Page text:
The government is expected to report Friday that it ran a $1.3 trillion deficit in the budget year that ended last month, the third straight year that it has operated more than $1 trillion in the red.
A decade ago, the government had a surplus and trillion-dollar deficits seemed unimaginable. Now, they are looming over tense negotiations in Washington, where lawmakers must agree by Thanksgiving on where they can cut $1.2 trillion over the next decade.
The Congressional Budget Office predicts the deficit for the 2011 budget year, which ended Sept. 30, will come in just above the previous budget year's $1.29 trillion deficit and slightly below the record $1.41 trillion deficit hit in fiscal 2009.
A slightly improved job market helped boost income tax revenue this year. From October 2010 through last month, the economy added 1.3 million net jobs. That compares with only 339,000 net job gains in the previous 12-month period.
Still, that hasn't been enough to bring the millions of Americans who lost jobs during the recession back into the work force. The unemployment rate in September was 9.1 percent, down only slightly from 9.7 percent when the budget year began.
The government collected more income tax because of those jobs. But it lost revenue because of the 2 percentage point cut in Social Security taxes, and also it had to pay for an extension of emergency unemployment benefits. Congress approved both in December to boost the sluggish economy.
And the CBO estimates a 17 percent increase in interest payments on the public debt. Those borrowing costs are expected to go up even faster once the economy improves and interest rates rise.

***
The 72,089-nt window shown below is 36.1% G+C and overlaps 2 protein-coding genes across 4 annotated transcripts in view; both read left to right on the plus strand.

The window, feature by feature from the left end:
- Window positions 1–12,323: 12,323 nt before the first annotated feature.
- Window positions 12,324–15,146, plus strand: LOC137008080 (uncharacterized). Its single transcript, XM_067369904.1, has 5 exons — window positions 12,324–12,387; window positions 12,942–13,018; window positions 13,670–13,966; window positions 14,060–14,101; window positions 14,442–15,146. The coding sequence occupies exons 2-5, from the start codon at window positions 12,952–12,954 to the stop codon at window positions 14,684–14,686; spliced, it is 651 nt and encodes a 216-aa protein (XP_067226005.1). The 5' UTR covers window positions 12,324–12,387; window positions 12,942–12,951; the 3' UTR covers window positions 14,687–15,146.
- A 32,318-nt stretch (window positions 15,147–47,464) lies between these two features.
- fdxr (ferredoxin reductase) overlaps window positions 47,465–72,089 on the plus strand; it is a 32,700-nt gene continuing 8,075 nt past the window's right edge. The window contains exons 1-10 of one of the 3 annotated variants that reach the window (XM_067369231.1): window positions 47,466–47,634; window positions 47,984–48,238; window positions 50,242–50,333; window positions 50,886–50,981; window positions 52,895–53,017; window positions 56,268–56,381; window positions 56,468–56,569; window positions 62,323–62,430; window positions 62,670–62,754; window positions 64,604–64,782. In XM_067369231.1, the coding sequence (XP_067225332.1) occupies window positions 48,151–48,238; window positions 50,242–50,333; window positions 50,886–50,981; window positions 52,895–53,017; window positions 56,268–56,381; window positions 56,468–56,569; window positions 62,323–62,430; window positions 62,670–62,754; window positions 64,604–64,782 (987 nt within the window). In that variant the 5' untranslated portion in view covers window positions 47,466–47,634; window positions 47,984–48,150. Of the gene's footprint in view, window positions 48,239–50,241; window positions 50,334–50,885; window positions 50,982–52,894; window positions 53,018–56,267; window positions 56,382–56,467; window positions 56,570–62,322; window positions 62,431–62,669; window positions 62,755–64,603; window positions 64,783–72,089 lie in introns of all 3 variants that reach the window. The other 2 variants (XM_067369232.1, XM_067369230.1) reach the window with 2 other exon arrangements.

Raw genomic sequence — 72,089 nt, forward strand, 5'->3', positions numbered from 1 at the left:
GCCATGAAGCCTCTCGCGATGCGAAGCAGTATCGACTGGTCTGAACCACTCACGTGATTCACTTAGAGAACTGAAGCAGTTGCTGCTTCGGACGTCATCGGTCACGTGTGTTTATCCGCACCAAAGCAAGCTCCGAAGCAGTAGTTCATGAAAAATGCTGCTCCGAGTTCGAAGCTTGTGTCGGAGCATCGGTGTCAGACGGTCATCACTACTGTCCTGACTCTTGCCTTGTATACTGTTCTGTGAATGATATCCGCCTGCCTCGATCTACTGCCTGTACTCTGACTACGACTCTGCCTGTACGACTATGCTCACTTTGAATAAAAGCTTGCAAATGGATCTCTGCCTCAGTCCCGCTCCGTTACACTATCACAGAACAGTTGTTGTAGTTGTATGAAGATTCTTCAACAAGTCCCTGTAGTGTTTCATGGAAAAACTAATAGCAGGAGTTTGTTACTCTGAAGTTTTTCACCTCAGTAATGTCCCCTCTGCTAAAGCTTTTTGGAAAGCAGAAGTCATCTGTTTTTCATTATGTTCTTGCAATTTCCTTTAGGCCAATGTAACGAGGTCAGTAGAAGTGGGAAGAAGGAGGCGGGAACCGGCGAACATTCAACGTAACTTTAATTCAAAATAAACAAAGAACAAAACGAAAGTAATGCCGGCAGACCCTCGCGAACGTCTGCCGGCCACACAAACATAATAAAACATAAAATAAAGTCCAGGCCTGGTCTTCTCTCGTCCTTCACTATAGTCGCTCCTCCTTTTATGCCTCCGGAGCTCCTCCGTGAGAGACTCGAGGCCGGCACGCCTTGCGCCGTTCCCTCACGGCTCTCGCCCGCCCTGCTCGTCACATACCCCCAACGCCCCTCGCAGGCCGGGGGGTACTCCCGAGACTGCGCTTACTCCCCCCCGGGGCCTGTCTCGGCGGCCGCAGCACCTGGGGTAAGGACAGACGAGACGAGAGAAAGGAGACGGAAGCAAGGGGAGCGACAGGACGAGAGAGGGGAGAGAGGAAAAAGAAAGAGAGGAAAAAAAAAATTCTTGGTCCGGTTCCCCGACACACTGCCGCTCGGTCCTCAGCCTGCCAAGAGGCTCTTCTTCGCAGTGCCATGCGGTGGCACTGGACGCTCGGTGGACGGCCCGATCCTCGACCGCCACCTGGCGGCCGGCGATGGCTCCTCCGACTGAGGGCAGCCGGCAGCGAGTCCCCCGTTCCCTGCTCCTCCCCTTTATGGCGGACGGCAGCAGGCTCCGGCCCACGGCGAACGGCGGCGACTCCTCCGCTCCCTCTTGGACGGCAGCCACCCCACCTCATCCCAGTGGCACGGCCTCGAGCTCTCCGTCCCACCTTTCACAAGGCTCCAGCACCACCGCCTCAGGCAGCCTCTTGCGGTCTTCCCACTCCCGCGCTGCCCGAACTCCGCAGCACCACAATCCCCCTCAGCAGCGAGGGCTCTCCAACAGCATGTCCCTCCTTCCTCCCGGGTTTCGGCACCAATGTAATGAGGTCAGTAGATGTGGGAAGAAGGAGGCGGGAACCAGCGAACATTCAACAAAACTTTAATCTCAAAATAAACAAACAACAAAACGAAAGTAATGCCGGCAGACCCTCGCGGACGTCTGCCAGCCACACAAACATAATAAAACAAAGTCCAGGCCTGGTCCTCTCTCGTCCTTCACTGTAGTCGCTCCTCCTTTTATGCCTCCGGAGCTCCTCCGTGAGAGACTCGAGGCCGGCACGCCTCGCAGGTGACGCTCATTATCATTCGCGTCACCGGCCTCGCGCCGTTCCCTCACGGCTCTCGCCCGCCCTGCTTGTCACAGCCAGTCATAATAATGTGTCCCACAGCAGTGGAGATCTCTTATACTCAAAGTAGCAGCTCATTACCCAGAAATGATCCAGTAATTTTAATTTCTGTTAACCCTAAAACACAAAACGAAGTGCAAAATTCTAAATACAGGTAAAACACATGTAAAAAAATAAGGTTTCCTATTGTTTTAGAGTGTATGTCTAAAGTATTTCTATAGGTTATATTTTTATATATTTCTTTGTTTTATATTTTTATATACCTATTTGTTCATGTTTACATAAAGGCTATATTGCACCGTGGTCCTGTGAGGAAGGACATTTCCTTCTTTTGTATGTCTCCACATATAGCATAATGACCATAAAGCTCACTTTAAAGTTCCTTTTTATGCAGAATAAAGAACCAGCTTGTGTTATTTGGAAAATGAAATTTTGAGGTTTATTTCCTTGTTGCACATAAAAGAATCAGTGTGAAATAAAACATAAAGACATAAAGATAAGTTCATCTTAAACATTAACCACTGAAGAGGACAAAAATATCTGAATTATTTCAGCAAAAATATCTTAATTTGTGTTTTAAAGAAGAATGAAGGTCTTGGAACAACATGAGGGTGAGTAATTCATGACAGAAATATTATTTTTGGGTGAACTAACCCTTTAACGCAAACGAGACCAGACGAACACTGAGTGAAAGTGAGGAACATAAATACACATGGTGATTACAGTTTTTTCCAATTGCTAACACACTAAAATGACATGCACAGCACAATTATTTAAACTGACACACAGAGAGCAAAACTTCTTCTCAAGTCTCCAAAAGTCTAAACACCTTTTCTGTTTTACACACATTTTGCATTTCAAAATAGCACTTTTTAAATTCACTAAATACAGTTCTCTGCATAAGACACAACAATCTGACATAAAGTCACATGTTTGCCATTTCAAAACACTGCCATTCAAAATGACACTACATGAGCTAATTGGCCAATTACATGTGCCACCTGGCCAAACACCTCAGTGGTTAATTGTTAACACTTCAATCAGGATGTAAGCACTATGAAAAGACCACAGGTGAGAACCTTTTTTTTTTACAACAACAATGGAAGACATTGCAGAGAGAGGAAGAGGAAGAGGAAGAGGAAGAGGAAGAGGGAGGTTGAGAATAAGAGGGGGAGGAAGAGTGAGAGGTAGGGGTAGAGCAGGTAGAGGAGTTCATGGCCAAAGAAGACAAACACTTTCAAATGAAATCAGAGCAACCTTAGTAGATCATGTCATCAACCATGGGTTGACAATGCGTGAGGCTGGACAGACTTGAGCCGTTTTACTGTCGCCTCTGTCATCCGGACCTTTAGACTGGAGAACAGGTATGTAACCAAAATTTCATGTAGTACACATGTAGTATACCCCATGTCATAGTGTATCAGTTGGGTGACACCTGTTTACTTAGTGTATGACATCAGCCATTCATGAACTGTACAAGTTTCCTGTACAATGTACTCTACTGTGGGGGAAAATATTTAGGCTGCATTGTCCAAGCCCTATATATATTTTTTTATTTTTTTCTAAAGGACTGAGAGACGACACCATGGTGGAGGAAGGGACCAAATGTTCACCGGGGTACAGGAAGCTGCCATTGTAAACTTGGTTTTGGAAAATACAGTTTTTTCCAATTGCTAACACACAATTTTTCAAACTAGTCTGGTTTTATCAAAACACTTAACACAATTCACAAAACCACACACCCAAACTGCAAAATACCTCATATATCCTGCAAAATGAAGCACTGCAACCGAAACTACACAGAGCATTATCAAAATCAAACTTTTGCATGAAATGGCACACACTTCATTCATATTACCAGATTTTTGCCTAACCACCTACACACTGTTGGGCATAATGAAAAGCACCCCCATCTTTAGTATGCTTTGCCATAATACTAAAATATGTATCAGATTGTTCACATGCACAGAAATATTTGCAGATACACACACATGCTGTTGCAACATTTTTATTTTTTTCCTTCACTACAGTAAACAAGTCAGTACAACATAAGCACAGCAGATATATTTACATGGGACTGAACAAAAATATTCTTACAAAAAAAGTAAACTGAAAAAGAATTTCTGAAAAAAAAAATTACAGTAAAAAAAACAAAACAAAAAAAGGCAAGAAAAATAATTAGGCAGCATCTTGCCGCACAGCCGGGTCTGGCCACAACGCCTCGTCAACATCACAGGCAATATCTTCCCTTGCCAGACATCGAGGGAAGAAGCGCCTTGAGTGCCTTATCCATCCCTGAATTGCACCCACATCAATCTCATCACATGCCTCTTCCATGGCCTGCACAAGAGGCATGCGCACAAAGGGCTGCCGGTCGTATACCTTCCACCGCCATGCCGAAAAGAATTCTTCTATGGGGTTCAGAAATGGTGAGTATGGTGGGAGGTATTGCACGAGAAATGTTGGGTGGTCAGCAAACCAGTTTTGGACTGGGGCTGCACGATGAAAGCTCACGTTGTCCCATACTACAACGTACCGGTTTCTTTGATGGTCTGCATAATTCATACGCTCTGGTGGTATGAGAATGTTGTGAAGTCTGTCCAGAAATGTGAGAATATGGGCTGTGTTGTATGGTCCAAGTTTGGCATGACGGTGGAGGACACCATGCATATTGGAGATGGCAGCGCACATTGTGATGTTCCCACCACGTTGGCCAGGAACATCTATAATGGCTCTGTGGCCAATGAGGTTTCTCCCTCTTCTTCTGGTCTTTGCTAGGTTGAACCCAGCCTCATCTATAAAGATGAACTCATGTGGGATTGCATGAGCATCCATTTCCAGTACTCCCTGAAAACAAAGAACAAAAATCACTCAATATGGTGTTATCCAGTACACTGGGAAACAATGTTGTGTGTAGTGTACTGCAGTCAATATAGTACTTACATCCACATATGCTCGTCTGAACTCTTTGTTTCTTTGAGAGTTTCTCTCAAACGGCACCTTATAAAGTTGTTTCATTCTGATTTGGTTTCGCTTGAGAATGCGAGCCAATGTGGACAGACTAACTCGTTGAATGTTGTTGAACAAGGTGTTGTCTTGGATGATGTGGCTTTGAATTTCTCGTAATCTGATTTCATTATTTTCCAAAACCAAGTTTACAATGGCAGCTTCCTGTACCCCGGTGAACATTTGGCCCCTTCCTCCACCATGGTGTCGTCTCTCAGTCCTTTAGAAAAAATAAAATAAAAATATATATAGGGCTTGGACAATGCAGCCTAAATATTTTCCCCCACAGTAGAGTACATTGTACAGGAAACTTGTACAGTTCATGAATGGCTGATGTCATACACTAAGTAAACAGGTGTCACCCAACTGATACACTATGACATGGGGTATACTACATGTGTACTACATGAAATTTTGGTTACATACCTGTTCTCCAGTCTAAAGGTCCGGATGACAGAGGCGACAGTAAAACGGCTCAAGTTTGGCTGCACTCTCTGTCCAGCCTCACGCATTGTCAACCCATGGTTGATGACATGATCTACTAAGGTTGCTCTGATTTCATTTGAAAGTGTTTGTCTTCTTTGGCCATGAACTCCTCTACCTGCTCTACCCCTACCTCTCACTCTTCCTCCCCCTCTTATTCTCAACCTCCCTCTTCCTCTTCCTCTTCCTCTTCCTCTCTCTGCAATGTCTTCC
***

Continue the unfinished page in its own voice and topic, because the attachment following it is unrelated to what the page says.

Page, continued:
The nation's debt is now $14.8 trillion. The enormity of that figure has stoked intense partisan debate in Congress over spending and taxes. Polls show growing voter anger with the inability of both parties to reach solutions to the country's budget problems.
Congress reached a last-minute deal in August to raise the government's borrowing limit in stages. But as part of the deal, lawmakers tasked a 12-member deficit-cutting panel with finding at least $1.2 trillion in savings over the next decade.
The committee, which is evenly split between Democrats and Republicans, has until Thanksgiving to come up with a plan. It would then go before the House and Senate in December for up-or-down votes.
As the committee members deliberate in secret, party leaders have jousted in public over their conflicting priorities. For Republicans, that means no tax increases. For Democrats, it means no curbs on popular entitlement programs, such as Medicare, without tax increases.
If the supercommittee fails to produce a deal that wins congressional approval, automatic cuts of $1.2 trillion over a decade would go into effect starting in 2013.
The August budget deal is projected to trim future deficits by $2.1 trillion. That includes the cuts made by the supercommittee and another $900 billion in savings from caps on discretionary spending.
The cuts are expected to begin in the 2012 budget year. CBO estimates $21 billion in cuts to this year's deficit, which is estimated to be $973 billion. The Obama administration is estimating that the 2012 deficit will total $956 billion.